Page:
Mitch McConnell stopped speaking in the middle of a sentence, stood mute, and stared directly ahead for more than twenty seconds…again. The Senate Minority Leader was again led away from the intrusive press corps that surrounded him in an obvious and ill-fated attempt to convince onlookers that they had not witnessed what they had just witnessed. For the second time in less than two months, Mitch McConnell had an inexplicable alteration of consciousness or loss of motor control. Either his mind had strayed to another dimension of space and time or his brain had lost control of his body. Once again his staff insisted he was fine and even got a physician they contacted by phone to certify the Senator’s excellent health.
Nearly sixty years ago, the States ratified the 25th amendment to the Constitution. This outlined the process for replacing a President who could no longer perform his duties by virtue of death or disability. No such formal guide was ever adopted for the removal of a disabled Senator. Senators can be tried by their colleagues and expelled from the Senate for bribery, treason, or “high crimes and misdemeanors,” but there is no explicit mechanism for forcing the retirement of an obviously impaired Senator. Mitch McConnell could theoretically continue to ‘serve’ in the Senate, even as the minority or majority leader, long after his intellectual abilities were severely impaired.
There are several likely explanations for what America witnessed as Senator McConnell stared mutely ahead of himself. The most likely is a seizure, an episode of disorganized electrical activity in the brain. This can develop after head trauma: the Senator had a “concussion” in March, 2023, when he tripped and fell. An alternative explanation is that he fell and hit his head because he had a seizure, not that he had a seizure because he fell and hit his head. Seizures are increasingly likely in the elderly, usually as a consequence of undiagnosed vascular disease. Senator McConnell is 81 years old. Seizures caused by minor head trauma or vascular disease can usually be suppressed with medication. The seizure itself does not cause brain damage.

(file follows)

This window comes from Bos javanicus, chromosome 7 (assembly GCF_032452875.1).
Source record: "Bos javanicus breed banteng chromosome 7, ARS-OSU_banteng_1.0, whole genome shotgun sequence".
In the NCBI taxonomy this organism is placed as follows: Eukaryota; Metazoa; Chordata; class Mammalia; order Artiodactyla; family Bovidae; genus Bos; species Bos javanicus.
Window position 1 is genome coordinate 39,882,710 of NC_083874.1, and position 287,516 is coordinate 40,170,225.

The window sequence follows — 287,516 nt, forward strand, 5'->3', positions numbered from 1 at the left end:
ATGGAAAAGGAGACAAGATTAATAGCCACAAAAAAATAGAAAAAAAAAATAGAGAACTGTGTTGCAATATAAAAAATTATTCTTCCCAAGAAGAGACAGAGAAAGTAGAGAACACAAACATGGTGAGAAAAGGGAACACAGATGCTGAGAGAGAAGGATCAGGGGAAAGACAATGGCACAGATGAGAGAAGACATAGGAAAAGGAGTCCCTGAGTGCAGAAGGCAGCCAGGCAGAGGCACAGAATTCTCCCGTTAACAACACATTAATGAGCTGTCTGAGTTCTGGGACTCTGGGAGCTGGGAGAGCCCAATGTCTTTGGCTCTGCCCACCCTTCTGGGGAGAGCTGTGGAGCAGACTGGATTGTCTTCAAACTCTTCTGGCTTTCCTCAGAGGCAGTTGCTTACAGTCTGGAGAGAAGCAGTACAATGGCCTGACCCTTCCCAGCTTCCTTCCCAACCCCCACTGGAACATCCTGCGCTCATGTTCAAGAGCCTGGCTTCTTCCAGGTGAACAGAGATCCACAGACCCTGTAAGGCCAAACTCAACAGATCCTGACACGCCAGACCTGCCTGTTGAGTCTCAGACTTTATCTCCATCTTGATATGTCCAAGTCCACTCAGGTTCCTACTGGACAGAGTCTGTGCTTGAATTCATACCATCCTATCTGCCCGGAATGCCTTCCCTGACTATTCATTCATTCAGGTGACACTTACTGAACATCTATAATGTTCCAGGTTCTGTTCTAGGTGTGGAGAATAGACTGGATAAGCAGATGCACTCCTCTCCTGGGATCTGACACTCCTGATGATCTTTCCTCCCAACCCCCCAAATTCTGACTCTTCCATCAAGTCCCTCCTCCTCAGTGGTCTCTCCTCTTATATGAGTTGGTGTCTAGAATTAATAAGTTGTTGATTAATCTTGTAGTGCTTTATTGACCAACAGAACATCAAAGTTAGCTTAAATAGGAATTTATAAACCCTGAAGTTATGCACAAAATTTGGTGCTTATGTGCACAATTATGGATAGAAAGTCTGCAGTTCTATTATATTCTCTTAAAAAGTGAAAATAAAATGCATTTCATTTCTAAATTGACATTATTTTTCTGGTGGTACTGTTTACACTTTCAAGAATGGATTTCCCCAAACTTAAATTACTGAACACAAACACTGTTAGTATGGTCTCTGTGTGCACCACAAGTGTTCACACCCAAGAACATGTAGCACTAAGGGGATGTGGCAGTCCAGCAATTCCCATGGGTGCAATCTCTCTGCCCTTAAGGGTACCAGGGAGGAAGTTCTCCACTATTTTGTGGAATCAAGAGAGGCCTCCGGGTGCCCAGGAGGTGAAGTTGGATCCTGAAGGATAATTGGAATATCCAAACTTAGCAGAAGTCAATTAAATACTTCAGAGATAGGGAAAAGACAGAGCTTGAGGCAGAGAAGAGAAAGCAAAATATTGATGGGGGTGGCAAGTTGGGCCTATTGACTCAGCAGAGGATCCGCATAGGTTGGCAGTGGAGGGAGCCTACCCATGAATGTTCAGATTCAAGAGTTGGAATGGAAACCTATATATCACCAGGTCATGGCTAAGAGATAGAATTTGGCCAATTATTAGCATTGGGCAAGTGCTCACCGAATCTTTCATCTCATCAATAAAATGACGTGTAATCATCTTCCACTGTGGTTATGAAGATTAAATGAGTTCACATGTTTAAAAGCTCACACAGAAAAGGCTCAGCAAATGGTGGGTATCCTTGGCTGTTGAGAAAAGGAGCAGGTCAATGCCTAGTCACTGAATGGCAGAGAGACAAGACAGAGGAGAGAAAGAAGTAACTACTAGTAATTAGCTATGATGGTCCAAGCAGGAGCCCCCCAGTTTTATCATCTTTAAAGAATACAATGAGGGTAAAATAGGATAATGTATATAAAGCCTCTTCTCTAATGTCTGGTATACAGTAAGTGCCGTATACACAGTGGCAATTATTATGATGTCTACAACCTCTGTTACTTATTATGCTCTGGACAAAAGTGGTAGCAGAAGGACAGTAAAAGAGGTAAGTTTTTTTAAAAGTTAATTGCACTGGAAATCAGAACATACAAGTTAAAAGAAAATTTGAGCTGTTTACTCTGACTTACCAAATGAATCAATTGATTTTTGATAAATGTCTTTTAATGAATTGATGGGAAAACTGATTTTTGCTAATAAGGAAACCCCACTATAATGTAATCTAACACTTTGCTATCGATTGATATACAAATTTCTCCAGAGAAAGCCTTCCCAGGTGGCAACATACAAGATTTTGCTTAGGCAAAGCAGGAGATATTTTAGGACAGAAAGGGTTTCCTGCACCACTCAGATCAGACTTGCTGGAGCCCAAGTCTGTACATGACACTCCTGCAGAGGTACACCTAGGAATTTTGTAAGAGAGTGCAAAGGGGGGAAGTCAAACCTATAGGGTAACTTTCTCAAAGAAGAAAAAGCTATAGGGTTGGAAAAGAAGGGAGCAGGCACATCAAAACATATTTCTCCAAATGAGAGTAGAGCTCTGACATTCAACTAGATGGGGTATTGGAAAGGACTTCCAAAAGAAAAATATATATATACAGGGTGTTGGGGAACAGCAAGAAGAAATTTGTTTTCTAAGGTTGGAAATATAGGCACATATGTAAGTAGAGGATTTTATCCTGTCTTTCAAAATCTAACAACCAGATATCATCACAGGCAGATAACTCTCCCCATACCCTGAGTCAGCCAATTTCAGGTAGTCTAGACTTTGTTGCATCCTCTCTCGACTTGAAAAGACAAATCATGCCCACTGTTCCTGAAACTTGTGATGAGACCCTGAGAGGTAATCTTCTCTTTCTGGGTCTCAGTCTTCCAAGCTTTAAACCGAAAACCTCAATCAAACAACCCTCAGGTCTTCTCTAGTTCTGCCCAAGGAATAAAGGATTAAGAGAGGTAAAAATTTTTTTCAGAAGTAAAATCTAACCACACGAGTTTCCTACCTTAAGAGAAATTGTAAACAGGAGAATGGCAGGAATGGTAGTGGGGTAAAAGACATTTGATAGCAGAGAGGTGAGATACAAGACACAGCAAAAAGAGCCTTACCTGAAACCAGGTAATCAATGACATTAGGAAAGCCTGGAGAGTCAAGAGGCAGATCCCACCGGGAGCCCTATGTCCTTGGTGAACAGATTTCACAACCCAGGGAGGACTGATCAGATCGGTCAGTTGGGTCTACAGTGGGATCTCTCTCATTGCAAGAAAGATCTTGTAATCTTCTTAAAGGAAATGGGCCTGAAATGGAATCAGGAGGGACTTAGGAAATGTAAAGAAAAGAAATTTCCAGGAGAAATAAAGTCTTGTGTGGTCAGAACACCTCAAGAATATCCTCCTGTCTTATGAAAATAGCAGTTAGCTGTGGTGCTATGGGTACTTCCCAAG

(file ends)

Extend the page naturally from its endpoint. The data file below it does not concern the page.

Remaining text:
A more worrisome but more easily diagnosed cause of seizures in an 81 year old man is a brain tumor. Presumably, the Senator has had or will have an imaging study of his head to rule out that possibility. Even if a brain tumor is responsible for his disturbance of consciousness, there is no expectation that he will resign his Senate position. Senator Edward Kennedy developed seizures caused by a malignant brain tumor in 2008 but continued to serve as one of the Senators from Massachusetts for more than a year after the diagnosis. He died in 2009 without resigning his position.
Senator McConnell may have experienced what is called an “off episode,” a phenomenon associated with some movement disorders, such as Parkinson disease. With that problem, the affected individual may be frozen in the manner the Senator was immobilized. This is less likely than a seizure disorder because the “off episode” is not typically as brief as that exhibited by McConnell and there are usually other movement abnormalities, such as tremors or gait disturbances, after the “off episode” passes.